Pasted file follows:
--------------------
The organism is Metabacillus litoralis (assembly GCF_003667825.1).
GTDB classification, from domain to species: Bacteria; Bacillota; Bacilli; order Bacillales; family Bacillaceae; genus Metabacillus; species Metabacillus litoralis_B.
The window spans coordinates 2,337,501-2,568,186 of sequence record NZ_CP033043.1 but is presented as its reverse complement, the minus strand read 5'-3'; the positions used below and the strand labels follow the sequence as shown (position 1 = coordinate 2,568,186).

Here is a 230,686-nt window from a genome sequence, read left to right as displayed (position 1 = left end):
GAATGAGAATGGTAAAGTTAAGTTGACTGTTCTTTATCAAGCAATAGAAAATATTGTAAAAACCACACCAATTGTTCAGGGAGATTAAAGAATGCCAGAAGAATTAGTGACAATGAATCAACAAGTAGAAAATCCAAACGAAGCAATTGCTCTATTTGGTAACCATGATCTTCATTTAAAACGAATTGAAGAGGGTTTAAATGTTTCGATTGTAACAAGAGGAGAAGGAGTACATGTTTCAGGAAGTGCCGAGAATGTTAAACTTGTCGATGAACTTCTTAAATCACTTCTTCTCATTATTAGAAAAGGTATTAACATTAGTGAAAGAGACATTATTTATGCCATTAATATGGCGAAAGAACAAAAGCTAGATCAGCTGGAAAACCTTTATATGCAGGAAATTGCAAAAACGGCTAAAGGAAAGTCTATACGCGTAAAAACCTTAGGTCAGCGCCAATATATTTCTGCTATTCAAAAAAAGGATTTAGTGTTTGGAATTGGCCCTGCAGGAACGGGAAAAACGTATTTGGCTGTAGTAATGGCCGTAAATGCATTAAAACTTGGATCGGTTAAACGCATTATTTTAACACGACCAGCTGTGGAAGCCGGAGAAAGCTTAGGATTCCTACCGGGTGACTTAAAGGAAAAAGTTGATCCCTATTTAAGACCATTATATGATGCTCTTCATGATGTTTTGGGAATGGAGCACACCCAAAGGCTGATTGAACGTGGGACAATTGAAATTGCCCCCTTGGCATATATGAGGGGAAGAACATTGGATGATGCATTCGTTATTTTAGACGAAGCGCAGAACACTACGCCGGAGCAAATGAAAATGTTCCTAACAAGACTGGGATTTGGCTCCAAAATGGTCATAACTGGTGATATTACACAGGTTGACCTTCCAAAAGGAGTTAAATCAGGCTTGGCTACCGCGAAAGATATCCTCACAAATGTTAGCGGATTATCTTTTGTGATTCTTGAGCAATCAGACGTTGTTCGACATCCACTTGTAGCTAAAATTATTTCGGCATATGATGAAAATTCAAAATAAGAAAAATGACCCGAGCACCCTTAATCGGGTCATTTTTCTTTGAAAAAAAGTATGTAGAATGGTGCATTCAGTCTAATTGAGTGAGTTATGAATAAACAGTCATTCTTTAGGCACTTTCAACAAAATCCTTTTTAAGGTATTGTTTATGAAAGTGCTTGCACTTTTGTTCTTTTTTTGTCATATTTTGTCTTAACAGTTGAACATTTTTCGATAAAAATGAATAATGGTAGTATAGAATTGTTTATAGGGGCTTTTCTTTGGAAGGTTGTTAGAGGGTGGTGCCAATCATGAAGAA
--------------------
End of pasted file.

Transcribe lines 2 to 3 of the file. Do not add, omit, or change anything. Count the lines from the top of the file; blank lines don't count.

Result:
GTDB classification, from domain to species: Bacteria; Bacillota; Bacilli; order Bacillales; family Bacillaceae; genus Metabacillus; species Metabacillus litoralis_B.
The window spans coordinates 2,337,501-2,568,186 of sequence record NZ_CP033043.1 but is presented as its reverse complement, the minus strand read 5'-3'; the positions used below and the strand labels follow the sequence as shown (position 1 = coordinate 2,568,186).